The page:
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See detailInfluence of laminin and fibroblasts upon colony formation by B16 melanoma cells
De Leval, Laurence; Leyh, Philippe; Grégoire, Dominique et al

Poster (1990, September)

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See detailInfluence of laminin and fibroblasts upon colony formation in the mouse by B16 melanoma cell spheroids
de Leval, Laurence; Leyh, Philippe; Grégoire, Dominique et al

in Anticancer Research (1990), 10(5B), 1447

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See detailInfluence of laminin or fibroblasts upon colony formation in the mouse by B16 melanoma cell spheroids: a morphometric analysis.
Coucke, P.; de Leval, Laurence ULg; Leyh, P. et al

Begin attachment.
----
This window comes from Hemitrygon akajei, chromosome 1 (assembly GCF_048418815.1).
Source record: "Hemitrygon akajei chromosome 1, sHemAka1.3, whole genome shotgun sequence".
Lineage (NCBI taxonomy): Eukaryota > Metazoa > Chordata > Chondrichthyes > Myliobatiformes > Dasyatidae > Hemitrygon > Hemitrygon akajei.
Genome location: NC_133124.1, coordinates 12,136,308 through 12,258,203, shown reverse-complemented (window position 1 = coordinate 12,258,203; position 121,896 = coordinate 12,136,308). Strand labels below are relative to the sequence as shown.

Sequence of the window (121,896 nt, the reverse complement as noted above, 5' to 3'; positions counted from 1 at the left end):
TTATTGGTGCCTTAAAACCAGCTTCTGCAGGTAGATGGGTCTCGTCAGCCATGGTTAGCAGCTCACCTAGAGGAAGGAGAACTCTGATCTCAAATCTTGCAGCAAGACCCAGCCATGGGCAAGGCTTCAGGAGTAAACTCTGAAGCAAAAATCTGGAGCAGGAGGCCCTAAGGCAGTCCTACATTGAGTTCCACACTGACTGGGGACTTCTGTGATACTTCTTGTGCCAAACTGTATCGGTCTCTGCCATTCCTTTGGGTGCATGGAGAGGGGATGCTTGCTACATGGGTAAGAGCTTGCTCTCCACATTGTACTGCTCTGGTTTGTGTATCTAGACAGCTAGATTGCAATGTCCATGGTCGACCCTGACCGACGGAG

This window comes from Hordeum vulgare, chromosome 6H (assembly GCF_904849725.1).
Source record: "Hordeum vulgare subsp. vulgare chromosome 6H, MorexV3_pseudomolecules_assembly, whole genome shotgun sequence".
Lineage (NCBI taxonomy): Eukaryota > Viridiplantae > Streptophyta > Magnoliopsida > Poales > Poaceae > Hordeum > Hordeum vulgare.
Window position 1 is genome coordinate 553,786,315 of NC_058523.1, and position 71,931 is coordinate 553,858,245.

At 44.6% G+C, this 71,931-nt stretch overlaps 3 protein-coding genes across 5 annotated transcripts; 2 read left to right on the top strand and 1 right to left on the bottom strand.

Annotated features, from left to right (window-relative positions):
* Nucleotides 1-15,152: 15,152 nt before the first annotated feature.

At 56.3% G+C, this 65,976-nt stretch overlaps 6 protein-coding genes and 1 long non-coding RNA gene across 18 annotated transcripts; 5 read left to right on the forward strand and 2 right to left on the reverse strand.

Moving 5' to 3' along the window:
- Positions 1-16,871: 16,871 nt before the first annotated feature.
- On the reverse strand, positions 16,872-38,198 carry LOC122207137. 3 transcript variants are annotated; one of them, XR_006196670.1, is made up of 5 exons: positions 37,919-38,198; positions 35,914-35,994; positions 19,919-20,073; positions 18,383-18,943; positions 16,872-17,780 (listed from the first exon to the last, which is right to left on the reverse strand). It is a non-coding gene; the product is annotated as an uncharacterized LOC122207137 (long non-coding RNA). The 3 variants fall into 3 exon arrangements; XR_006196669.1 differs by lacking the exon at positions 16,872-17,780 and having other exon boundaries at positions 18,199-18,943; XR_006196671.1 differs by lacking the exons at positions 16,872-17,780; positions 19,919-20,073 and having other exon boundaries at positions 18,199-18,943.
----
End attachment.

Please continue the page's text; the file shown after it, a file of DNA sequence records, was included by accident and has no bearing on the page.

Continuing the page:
in In Vivo (Athens, Greece) (1992), 6(2), 119-24

By microscopical observation and using an original morphometric method, we analyzed on histological sections the rate of lung colony formation after the intravenous injection into the mouse of B16 ... [more ▼]

By microscopical observation and using an original morphometric method, we analyzed on histological sections the rate of lung colony formation after the intravenous injection into the mouse of B16 melanoma cells previously cultivated in vitro as aggregates. After the injection of B16 pure spheroids, superficial lung colonies were more numerous than internal lung colonies. After the injection of mixed spheroids (B16 + 3T3 fibroblasts), the size of colony sections was increased. Addition of laminin to pure or mixed spheroids decreased the size of colony sections but increased the number of internal lung colonies. [less ▲]

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See detailThe influence of lateral bending restrain in numerical and experimental evaluation of lateral buckling resistance design moment of steel I-beams at elevated temperatures